What a beautiful thing, to be glued to the tv, not in terror and tears, but in awe and aspiration. It’s a new day, and the list is long, but we have a new president and a new attitude and a new direction. There’s an energy in the air that’s almost palpable. Can you feel it? Get to work. Please. The for-sale signs line our neighborhood, friends are being re-deployed
I’ve been beating my brain to remember the names of colleagues and friends I worked so closely with nearly a decade ago. How I can remember where we kept the secret stash of copier toner to this day, but not my VP of marketing? Weird, that selective memory. We knew each other so well back then, how could I possibly forget? Day in and day out . . . nights too, and
New Year’s Resolution 2009: don’t be a Nana. I don’t want to be the woman who can’t work a tape deck. Or use an ATM. Or a VCR. Or drive a stick. Perhaps I was a bit behind the times waiting until the 90s to get a microwave, but that’s all changing. Today. The technological revolution has left me a bumbling grandma and I’m not 50 . . . yet. But I
Every flippin’ year I try not to be happy, not to kick up my heels with glee when the holidays are over, but I am. I’m frickin’ ecstatic and woman enough to admit it. Yes, I’m excited to bring Christmas out of hibernation after Thanksgiving, but with this comes the ominous knowledge of what’s to come. The endless shopping, cooking, cleaning, wrapping, working, reeling, talking, hiding, eating, preparing, driving, returning,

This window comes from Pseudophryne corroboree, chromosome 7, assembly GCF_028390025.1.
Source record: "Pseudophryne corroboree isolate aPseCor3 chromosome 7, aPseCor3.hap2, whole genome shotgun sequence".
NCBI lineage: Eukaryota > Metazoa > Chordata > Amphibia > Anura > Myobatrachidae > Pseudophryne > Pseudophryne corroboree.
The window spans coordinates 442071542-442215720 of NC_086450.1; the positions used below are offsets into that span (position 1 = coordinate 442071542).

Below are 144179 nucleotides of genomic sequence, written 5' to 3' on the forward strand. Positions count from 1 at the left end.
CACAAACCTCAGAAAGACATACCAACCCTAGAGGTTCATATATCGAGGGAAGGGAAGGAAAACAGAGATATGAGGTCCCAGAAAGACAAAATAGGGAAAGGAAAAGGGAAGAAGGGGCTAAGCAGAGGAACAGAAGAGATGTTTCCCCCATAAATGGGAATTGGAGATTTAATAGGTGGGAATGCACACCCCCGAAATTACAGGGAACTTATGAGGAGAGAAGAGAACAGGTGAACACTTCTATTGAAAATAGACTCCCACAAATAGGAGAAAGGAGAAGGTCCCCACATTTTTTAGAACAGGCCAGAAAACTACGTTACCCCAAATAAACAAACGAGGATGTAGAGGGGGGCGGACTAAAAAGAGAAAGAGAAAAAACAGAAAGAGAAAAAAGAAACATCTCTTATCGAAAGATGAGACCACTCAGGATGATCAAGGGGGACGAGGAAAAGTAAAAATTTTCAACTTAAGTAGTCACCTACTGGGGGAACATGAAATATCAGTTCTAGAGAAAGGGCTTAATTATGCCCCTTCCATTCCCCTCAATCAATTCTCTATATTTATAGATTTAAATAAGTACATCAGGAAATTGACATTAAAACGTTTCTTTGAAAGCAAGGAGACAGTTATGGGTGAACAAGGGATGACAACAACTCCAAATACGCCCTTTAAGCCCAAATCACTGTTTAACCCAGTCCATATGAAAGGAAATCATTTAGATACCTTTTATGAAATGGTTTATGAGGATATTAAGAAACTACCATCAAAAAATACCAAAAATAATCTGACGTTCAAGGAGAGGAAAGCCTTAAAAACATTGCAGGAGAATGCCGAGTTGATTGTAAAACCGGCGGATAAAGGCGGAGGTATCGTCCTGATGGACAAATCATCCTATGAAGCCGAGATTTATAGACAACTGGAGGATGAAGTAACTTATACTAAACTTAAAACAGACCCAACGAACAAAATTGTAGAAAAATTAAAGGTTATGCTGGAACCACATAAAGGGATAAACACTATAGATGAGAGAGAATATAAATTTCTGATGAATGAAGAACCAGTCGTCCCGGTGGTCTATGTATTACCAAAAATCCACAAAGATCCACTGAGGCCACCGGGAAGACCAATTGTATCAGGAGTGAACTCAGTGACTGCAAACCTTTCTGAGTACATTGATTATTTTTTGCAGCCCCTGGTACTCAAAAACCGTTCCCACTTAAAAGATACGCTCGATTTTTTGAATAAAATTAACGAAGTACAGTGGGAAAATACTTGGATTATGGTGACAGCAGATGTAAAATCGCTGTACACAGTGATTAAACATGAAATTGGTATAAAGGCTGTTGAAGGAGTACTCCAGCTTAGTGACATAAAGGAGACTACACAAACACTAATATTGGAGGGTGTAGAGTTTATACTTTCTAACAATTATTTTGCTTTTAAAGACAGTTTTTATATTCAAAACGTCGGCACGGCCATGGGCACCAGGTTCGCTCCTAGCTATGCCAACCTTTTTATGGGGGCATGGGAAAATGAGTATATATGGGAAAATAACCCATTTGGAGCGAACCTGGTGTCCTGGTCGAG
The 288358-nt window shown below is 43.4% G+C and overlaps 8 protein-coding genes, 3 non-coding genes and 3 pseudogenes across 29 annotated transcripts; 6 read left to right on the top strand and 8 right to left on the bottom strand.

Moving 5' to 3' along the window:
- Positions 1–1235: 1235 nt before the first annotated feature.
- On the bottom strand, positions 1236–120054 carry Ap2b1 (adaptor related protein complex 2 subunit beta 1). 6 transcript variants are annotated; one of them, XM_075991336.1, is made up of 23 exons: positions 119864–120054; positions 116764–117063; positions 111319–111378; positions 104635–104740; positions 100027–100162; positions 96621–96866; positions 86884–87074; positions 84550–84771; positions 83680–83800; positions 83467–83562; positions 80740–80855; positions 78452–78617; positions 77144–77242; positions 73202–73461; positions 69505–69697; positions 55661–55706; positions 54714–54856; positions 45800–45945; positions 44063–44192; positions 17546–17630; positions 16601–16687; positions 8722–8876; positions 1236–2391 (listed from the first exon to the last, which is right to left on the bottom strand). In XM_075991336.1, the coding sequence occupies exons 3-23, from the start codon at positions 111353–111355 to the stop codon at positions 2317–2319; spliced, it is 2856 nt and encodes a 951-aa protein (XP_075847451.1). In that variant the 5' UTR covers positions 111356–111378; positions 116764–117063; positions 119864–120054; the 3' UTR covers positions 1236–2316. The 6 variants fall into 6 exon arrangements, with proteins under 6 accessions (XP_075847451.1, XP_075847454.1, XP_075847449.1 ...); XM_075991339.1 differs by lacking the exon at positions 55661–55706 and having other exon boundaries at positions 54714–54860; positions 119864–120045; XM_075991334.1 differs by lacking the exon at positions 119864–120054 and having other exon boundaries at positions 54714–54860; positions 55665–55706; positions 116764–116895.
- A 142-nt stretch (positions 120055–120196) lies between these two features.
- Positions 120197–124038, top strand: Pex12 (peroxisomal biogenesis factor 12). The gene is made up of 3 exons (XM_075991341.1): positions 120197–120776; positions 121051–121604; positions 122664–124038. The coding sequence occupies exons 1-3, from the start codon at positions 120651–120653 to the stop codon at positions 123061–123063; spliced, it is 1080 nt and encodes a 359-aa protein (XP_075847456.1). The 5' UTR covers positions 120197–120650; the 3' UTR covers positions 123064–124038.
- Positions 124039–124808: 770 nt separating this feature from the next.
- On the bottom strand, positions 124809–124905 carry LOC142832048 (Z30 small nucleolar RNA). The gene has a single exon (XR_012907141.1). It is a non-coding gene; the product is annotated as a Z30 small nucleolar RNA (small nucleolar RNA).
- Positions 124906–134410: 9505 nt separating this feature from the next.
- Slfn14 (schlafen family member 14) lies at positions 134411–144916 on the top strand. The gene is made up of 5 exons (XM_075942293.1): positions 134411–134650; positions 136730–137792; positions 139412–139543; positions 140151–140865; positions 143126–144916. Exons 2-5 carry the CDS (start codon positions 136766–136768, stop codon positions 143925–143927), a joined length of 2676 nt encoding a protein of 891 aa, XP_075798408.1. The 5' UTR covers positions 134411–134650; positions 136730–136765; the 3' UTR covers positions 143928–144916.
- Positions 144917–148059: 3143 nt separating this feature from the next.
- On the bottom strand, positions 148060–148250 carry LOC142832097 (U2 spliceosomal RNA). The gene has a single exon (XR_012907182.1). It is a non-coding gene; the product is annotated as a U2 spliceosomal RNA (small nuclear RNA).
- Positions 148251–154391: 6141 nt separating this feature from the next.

I’ve got my list and I’m checking it twice. Family, kids, neighbors, cousins . . . and, uh oh, clients. I’m a freelance copywriter and want to remain in good standing with my clients so I, like many other vendor/client relationships, plan on bribing them with extravagant gifts for the holidays. You see, lobbying isn’t restricted to Washington. We all do it, every holiday season. I know how it works. As
We did it! Twenty-six guests: kids, cousins, sisters, aunts, a boyfriend, uncles, buffers, the Reverend-Doctor, a couple in-laws, friends, grandparents, and even an estranged Great-Aunt Thanksgiving crasher and still, Thanksgiving was great! Kids connected, turkey was eaten, pies were baked, cards were played, memories mocked, photos taken, and it was all so blissfully calm and bright. I don’t mean to brag, but . . . No one threw dishes. No
There’s one less middle school student in my town today. One less Boy Scout, one less baseball player. One less swimmer. One less brother. One less son. A boy died and our hearts broke. Time stood still while moms, dads, neighbors, teachers, coaches, and friends tried to negotiate the traffic jam of gossip and rumors and finally, sadly, truth. Sometimes you can do everything right and still nothing is okay.